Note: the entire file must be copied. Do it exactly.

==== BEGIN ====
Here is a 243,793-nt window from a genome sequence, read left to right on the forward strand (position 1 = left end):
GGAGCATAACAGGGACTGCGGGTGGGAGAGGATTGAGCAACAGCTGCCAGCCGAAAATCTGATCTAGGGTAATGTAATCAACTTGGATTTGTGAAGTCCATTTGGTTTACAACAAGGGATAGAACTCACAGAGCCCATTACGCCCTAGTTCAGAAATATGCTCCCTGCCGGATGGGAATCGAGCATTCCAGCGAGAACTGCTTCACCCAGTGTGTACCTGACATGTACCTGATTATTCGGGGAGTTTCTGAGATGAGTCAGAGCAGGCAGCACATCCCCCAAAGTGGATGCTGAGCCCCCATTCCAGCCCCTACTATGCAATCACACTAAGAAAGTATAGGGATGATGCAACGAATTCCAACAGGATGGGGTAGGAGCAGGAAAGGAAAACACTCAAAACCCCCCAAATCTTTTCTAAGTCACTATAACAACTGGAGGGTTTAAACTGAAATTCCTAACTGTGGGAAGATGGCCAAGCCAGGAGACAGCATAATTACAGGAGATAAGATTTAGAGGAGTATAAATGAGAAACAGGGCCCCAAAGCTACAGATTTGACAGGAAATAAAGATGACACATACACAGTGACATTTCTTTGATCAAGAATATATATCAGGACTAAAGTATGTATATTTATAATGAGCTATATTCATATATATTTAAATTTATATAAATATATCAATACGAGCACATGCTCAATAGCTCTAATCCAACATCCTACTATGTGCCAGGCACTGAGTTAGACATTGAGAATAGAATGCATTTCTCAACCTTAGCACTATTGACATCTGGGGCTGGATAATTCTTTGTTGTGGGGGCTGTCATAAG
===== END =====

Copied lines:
Here is a 243,793-nt window from a genome sequence, read left to right on the forward strand (position 1 = left end):
GGAGCATAACAGGGACTGCGGGTGGGAGAGGATTGAGCAACAGCTGCCAGCCGAAAATCTGATCTAGGGTAATGTAATCAACTTGGATTTGTGAAGTCCATTTGGTTTACAACAAGGGATAGAACTCACAGAGCCCATTACGCCCTAGTTCAGAAATATGCTCCCTGCCGGATGGGAATCGAGCATTCCAGCGAGAACTGCTTCACCCAGTGTGTACCTGACATGTACCTGATTATTCGGGGAGTTTCTGAGATGAGTCAGAGCAGGCAGCACATCCCCCAAAGTGGATGCTGAGCCCCCATTCCAGCCCCTACTATGCAATCACACTAAGAAAGTATAGGGATGATGCAACGAATTCCAACAGGATGGGGTAGGAGCAGGAAAGGAAAACACTCAAAACCCCCCAAATCTTTTCTAAGTCACTATAACAACTGGAGGGTTTAAACTGAAATTCCTAACTGTGGGAAGATGGCCAAGCCAGGAGACAGCATAATTACAGGAGATAAGATTTAGAGGAGTATAAATGAGAAACAGGGCCCCAAAGCTACAGATTTGACAGGAAATAAAGATGACACATACACAGTGACATTTCTTTGATCAAGAATATATATCAGGACTAAAGTATGTATATTTATAATGAGCTATATTCATATATATTTAAATTTATATAAATATATCAATACGAGCACATGCTCAATAGCTCTAATCCAACATCCTACTATGTGCCAGGCACTGAGTTAGACATTGAGAATAGAATGCATTTCTCAACCTTAGCACTATTGACATCTGGGGCTGGATAATTCTTTGTTGTGGGGGCTGTCATAAG